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Olivia Colman and Anthony Hopkins in Sony Pictures Classics’ “The Father” Photo courtesy of Sony Pictures Classics

BEST SCREENPLAY – MOTION PICTURE

  • “The Father” (Sony Pictures Classics) – Christopher Hampton, Florian Zeller
  • “Mank” (Netflix) – Jack Fincher
  • “Nomadland” (Searchlight Pictures) – Chloé Zhao
  • “Promising Young Woman” (Focus Features) – Emerald Fennell
  • “The Trial of the Chicago 7” (Netflix) – Aaron Sorkin

PREDICTION TALLY: 3/5 (missed “The Father” and “Promising Young Woman” for “Da 5 Bloods” and “Minari”)

One of the weirdest facts is Academy Award winner Christopher Hampton’s second nomination from the HFPA. The 75-year-old has never won, and his only other nomination is for 2007’s “Atonement” and was snubbed for his Oscar-winning script “Dangerous Liaisons.” Two female screenwriters are represented in this category, which doesn’t happen very often. In the last 20 years, only three years represent two or more films having women as their scribes (2003, 2009 and 2017). The love for Sorkin continues, proven with his dual nominations. Having been nominated for every feature screenplay, he’s written (except for “Malice”). With two previous wins for “The Social Network” and “Steve Jobs,” the latter did not result in an Oscar nomination. he could be in line for his third.

BEST ORIGINAL SCORE – MOTION PICTURE

  • “Mank” (Netflix) – Trent Reznor, Atticus Ross
  • “The Midnight Sky” (Netflix) – Alexandre Desplat
  • “News of the World” (Universal Pictures) – James Newton Howard
  • “Soul” (Pixar) – Trent Reznor, Atticus Ross, Jon Batiste
  • “Tenet” (Warner Bros.) – Ludwig Göransson

PREDICTION TALLY: 4/5 (missing “The Midnight Sky” for “The Trial of the Chicago 7”)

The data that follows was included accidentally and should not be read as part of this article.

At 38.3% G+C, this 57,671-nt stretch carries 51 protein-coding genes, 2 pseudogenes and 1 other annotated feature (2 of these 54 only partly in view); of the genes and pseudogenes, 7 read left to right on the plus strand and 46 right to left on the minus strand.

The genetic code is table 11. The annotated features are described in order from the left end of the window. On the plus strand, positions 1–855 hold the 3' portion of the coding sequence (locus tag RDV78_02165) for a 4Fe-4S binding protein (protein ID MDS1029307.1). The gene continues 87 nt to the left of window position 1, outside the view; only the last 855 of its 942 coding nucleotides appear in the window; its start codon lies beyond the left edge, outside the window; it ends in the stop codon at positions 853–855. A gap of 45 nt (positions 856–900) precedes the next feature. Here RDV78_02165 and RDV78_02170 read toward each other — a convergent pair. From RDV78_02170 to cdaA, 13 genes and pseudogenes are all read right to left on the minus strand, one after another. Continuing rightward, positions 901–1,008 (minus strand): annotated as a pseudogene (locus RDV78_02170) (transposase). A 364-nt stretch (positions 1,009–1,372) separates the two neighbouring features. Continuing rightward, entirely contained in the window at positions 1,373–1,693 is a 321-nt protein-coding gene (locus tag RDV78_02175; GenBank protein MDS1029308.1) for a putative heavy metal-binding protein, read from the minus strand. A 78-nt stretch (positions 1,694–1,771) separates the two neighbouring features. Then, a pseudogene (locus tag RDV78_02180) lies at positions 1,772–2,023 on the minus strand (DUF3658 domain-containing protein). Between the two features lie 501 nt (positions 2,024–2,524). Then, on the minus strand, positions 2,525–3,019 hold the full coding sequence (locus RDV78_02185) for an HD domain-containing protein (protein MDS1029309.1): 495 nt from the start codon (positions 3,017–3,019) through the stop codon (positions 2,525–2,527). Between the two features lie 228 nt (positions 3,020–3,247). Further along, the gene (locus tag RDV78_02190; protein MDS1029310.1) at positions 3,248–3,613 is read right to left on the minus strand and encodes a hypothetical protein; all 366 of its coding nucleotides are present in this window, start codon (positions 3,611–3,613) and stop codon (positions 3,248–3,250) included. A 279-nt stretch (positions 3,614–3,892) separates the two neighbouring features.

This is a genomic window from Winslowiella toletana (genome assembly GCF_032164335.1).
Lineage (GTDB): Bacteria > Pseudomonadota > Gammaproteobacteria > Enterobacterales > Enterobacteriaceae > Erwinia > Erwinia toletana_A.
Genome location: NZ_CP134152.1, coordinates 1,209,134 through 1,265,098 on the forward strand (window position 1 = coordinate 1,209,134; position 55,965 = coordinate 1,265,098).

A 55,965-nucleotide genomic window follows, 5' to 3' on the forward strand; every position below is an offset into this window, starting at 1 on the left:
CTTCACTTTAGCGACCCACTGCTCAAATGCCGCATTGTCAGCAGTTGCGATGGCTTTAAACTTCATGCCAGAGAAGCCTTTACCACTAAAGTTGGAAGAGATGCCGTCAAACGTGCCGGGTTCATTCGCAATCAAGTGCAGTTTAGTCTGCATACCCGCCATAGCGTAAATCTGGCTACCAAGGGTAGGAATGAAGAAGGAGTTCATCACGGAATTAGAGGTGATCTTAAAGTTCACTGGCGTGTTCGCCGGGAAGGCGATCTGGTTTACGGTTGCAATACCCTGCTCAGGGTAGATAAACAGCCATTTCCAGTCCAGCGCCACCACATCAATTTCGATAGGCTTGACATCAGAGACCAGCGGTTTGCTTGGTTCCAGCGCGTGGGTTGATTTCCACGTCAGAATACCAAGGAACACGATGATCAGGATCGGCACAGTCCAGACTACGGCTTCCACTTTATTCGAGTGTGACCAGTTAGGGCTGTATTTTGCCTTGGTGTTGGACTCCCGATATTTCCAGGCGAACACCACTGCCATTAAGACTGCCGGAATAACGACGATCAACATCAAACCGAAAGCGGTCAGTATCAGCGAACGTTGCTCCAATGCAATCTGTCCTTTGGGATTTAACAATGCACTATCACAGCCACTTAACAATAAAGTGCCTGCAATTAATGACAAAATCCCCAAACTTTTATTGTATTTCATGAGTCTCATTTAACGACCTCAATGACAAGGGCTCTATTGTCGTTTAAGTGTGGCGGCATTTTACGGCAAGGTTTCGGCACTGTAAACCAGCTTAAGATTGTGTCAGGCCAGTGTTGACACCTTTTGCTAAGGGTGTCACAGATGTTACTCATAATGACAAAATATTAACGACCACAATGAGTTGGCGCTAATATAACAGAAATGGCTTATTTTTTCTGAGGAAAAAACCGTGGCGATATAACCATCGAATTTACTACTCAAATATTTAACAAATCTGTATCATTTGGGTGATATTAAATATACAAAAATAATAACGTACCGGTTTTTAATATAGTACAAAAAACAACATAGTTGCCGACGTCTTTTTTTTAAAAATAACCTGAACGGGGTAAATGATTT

The HFPA loves both Alexandre Desplat and Daniel Pemberton, and they opted for the latter to have one nomination in song. Even with Desplat as the alternate pick in predictions, his bombastic score could still be the one to beat, depending on how well the film does on Oscar morning. This could be the final Oscar lineup, but there’s still plenty more to consider, like Terence Blanchard (“Da 5 Bloods”), Emile Mosseri (“Minari”) and Academy favorite Elliot Goldenthal (“The Glorias”). Also unsure if Reznor and Ross pull the double nomination on the morning, so we’ll keep an eye on a potential split for them to occur.

BEST ORIGINAL SONG – MOTION PICTURE

  • “Fight for You” from “Judas and the Black Messiah” (Warner Bros.) – H.E.R., Dernst Emile II, Tiara Thomas
  • “Io Si (Seen)” from “The Life Ahead” (Netflix) – Diane Warren, Laura Pausini, Niccolò Agliardi
  • “Speak Now” from “One Night in Miami” (Amazon Studios) – Leslie Odom Jr, Sam Ashworth
  • “Hear My Voice” from “The Trial of the Chicago 7” (Netflix) – Daniel Pemberton, Celeste
  • “Tigress & Tweed” from “The United States vs. Billie Holliday” (Hulu) – Andra Day, Raphael Saadiq

PREDICTING TALLY: 4/5 (missed “The United States vs. Billie Holiday” for “The Outpost”)

Andra Day pulls a double nomination for herself, and it’s one of the nominations that, when you look at it, makes perfect sense. Let’s see if this begins the overdue train for Diane Warren for “Io Si (Seen)” or if Leslie Odom Jr gets love here instead of supporting actor for “Speak Now.” It also looks like a category that could be the Oscar lineup, but it’s never this easy.

2021 Golden Globes Predictions (Film)

2020-2021 Golden Globes Awards Timeline

  • Nominations for the 78th Annual Golden Globe Awards are announced at 8:35 a.m. ET / 5:35 a.m. PT – Feb. 3, 2021
  • Final ballots mailed to all HFPA members by Ernst & Young – Feb. 23, 2021
  • 78th Annual Golden Globe Awards will air live coast to coast at 8:00 p.m. ET / 5:00 p.m. PT on NBC from The Beverly Hilton in Beverly Hills, California – Feb. 28, 2021